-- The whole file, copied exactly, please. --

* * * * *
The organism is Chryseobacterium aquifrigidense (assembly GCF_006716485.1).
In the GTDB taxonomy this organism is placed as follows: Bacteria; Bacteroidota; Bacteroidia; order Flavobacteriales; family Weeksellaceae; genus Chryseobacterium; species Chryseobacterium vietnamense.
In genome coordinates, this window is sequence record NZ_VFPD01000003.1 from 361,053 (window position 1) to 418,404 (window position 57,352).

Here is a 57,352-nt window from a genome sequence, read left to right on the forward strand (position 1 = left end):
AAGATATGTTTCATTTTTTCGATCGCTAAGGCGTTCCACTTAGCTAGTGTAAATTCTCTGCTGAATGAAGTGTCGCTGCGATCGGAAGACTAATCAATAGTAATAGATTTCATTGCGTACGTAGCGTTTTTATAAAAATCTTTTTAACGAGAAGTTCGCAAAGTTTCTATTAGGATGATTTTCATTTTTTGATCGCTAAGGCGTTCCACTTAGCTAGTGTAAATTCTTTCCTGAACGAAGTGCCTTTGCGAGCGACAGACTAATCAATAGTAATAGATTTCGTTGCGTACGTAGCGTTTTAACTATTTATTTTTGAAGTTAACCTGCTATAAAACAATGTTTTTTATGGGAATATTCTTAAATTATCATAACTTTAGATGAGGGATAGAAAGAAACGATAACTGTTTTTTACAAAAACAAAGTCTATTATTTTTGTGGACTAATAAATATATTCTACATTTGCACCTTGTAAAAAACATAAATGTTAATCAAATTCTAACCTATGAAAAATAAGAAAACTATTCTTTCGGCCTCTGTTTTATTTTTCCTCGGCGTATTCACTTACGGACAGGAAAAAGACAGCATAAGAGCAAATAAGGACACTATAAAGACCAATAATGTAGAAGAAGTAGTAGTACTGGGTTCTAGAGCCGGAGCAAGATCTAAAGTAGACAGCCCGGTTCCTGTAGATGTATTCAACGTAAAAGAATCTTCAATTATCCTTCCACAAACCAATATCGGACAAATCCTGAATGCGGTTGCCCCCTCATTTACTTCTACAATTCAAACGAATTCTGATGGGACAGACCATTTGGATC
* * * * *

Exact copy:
The organism is Chryseobacterium aquifrigidense (assembly GCF_006716485.1).
In the GTDB taxonomy this organism is placed as follows: Bacteria; Bacteroidota; Bacteroidia; order Flavobacteriales; family Weeksellaceae; genus Chryseobacterium; species Chryseobacterium vietnamense.
In genome coordinates, this window is sequence record NZ_VFPD01000003.1 from 361,053 (window position 1) to 418,404 (window position 57,352).

Here is a 57,352-nt window from a genome sequence, read left to right on the forward strand (position 1 = left end):
AAGATATGTTTCATTTTTTCGATCGCTAAGGCGTTCCACTTAGCTAGTGTAAATTCTCTGCTGAATGAAGTGTCGCTGCGATCGGAAGACTAATCAATAGTAATAGATTTCATTGCGTACGTAGCGTTTTTATAAAAATCTTTTTAACGAGAAGTTCGCAAAGTTTCTATTAGGATGATTTTCATTTTTTGATCGCTAAGGCGTTCCACTTAGCTAGTGTAAATTCTTTCCTGAACGAAGTGCCTTTGCGAGCGACAGACTAATCAATAGTAATAGATTTCGTTGCGTACGTAGCGTTTTAACTATTTATTTTTGAAGTTAACCTGCTATAAAACAATGTTTTTTATGGGAATATTCTTAAATTATCATAACTTTAGATGAGGGATAGAAAGAAACGATAACTGTTTTTTACAAAAACAAAGTCTATTATTTTTGTGGACTAATAAATATATTCTACATTTGCACCTTGTAAAAAACATAAATGTTAATCAAATTCTAACCTATGAAAAATAAGAAAACTATTCTTTCGGCCTCTGTTTTATTTTTCCTCGGCGTATTCACTTACGGACAGGAAAAAGACAGCATAAGAGCAAATAAGGACACTATAAAGACCAATAATGTAGAAGAAGTAGTAGTACTGGGTTCTAGAGCCGGAGCAAGATCTAAAGTAGACAGCCCGGTTCCTGTAGATGTATTCAACGTAAAAGAATCTTCAATTATCCTTCCACAAACCAATATCGGACAAATCCTGAATGCGGTTGCCCCCTCATTTACTTCTACAATTCAAACGAATTCTGATGGGACAGACCATTTGGATC